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Can a computer game help alleviate anxiety?

Mosquito bites. Poison ivy rashes. A loose hair tickling the back of your neck. There are moments in life when the urge to scratch an itch seems unbearable. But for some people with obsessive-compulsive or anxiety-related disorders, life is filled with these urges, regardless of any physical stimuli. They are driven to unconsciously pick at their skin, even to the point of scarring it.

UWM researcher Abel Mathew believes there may be a way to train anxious brains to break this habit. And, somewhat surprisingly, it involves a computer screen and a joystick.

Mathew, a doctoral student in clinical psychology, led a recent experiment that invited people with skin-picking disorders to play a simple computer game. As a screen flashed through a series of images, participants were told to either approach or avoid it. They did so by pulling a joystick toward them when they saw a picture with a blue border or pushing the joystick away when the border was yellow.

Researcher operates a joystick in front of a laptop computer
Abel Mathew demonstrating the computer game that's a focal point of his research into obsessive-compulsive and anxiety-related disorders. (UWM Photo Illustration/Troye Fox and Hannah Jablonski)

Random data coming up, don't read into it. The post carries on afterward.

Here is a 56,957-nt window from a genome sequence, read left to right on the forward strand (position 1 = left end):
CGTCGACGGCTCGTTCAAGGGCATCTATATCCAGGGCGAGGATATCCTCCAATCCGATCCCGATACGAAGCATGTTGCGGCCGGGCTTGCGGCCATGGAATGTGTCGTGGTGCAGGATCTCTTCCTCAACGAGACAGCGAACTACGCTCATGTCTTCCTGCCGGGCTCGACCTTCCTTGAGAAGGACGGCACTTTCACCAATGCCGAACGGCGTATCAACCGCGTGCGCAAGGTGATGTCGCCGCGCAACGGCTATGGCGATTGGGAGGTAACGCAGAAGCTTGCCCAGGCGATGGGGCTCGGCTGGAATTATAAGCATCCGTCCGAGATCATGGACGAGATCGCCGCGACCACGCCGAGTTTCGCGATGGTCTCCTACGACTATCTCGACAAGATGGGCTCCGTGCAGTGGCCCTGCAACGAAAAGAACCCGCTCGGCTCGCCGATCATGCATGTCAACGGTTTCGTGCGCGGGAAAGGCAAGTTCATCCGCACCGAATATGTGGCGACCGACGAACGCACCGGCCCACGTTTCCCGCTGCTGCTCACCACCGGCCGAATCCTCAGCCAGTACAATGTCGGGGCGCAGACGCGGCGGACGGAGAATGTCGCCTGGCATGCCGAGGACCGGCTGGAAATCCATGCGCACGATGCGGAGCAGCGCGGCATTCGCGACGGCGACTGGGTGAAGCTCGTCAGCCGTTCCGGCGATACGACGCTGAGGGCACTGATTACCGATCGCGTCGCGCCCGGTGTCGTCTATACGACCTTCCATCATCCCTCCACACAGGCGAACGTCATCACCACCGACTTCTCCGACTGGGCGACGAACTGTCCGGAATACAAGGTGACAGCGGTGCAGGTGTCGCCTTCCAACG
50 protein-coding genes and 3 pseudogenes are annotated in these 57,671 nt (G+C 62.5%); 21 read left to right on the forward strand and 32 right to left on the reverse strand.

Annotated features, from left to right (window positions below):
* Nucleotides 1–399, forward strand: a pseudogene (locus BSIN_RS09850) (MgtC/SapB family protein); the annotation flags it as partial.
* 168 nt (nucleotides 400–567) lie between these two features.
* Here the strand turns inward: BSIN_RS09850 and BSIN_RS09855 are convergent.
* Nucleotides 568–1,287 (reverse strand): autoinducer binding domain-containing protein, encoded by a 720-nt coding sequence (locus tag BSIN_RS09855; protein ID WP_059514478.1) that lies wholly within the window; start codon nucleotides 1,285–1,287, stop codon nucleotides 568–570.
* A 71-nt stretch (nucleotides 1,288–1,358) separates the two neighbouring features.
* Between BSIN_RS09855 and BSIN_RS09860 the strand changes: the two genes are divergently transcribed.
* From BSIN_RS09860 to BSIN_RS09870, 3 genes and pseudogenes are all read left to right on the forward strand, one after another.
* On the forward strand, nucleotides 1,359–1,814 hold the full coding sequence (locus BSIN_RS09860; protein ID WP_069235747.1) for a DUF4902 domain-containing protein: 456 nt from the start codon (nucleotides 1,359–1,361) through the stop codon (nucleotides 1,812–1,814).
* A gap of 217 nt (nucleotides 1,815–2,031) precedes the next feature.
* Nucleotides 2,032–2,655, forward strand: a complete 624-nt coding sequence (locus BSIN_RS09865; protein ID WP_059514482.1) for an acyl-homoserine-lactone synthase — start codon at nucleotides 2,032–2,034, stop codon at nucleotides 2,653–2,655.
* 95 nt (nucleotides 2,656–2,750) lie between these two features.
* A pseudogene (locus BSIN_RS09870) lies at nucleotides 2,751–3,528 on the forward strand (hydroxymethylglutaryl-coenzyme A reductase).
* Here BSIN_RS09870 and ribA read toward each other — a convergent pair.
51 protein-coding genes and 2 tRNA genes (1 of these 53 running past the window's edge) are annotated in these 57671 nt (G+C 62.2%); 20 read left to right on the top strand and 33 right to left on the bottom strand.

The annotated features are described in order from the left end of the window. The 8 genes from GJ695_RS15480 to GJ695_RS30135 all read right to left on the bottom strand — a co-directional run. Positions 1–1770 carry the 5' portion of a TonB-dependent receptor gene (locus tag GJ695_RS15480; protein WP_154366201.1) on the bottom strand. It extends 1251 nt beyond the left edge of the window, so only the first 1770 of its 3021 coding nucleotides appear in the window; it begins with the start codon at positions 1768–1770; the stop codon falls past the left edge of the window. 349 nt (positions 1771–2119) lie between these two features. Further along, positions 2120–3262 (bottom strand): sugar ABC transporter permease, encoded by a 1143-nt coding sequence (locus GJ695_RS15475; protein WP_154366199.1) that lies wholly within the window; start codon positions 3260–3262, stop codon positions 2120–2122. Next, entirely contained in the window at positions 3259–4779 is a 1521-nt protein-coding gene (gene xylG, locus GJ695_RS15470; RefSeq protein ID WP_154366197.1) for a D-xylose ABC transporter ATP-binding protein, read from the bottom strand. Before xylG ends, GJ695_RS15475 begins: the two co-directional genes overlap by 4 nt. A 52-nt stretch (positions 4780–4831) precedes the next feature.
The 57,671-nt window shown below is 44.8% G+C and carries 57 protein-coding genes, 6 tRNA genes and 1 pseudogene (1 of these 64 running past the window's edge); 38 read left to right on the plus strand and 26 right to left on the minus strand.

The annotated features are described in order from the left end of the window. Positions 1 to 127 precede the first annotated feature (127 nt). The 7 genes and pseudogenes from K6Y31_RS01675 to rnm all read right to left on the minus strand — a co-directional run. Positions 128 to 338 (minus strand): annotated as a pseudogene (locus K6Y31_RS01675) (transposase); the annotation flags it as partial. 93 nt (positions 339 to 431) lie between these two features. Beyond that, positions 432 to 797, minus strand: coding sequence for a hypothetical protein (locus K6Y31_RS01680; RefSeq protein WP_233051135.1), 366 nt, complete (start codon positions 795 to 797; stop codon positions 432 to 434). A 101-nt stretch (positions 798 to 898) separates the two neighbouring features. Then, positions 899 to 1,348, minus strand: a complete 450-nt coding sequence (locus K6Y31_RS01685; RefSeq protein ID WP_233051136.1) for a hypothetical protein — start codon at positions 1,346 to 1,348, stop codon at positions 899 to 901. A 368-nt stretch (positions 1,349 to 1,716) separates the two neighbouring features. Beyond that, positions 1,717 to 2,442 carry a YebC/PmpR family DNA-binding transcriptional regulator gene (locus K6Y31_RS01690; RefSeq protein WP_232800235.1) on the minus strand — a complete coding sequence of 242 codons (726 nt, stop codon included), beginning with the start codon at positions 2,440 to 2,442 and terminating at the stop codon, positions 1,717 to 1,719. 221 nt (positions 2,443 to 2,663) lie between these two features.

What they didn’t know, as they made various images zoom in and out on their screen for 30 minutes, was that they were being trained. Some participants received color cues to approach images that included irregular skin. Others were prompted to avoid them, while a third control group got a mix of both.

“As expected, those who received the main avoidance training,” Mathew says, “showed lower urges to pick their skin, while those in the comparison approach training group had higher urges. This computerized avoidance training successfully reduced urges to pick without any face-to-face therapeutic intervention.”

Although follow-up surveys sent out two weeks after training showed these behavioral changes didn’t stick, fostering a change in even short-term behavior through a computerized task is promising. “The evidence for useful computerized trainings in anxiety-related disorders is very mixed right now,” Mathew says. “What we’re trying to do is get more information and consistent results.”

Working with advisor Hanjoo Lee, an associate professor of psychology, Mathew is recruiting a larger group of people to repeat the study and look for similar results. They are also turning to brain imaging to track what happens in the regulatory center of the brain as people go through their approach or avoidance training.

Mathew envisions a future where technology can be used in conjunction with therapy to lower the number of sessions people need, as well as their cost of care. He thinks it could be particularly useful for people who lack access to mental health providers due to financial or geographic circumstances.